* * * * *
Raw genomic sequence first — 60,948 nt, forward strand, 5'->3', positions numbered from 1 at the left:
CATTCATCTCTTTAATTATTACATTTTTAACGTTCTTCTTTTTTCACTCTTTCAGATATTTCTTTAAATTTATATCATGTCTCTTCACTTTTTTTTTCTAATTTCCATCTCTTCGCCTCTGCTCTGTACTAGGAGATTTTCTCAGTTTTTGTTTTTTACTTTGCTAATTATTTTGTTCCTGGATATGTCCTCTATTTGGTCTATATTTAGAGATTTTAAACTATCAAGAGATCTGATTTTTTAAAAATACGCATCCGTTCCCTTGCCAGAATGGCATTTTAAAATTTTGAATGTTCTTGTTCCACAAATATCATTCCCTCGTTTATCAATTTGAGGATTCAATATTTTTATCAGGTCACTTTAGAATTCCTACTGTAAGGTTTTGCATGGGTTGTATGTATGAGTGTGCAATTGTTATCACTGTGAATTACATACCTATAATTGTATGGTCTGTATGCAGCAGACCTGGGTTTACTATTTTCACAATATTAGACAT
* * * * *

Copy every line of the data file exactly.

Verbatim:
Raw genomic sequence first — 60,948 nt, forward strand, 5'->3', positions numbered from 1 at the left:
CATTCATCTCTTTAATTATTACATTTTTAACGTTCTTCTTTTTTCACTCTTTCAGATATTTCTTTAAATTTATATCATGTCTCTTCACTTTTTTTTTCTAATTTCCATCTCTTCGCCTCTGCTCTGTACTAGGAGATTTTCTCAGTTTTTGTTTTTTACTTTGCTAATTATTTTGTTCCTGGATATGTCCTCTATTTGGTCTATATTTAGAGATTTTAAACTATCAAGAGATCTGATTTTTTAAAAATACGCATCCGTTCCCTTGCCAGAATGGCATTTTAAAATTTTGAATGTTCTTGTTCCACAAATATCATTCCCTCGTTTATCAATTTGAGGATTCAATATTTTTATCAGGTCACTTTAGAATTCCTACTGTAAGGTTTTGCATGGGTTGTATGTATGAGTGTGCAATTGTTATCACTGTGAATTACATACCTATAATTGTATGGTCTGTATGCAGCAGACCTGGGTTTACTATTTTCACAATATTAGACAT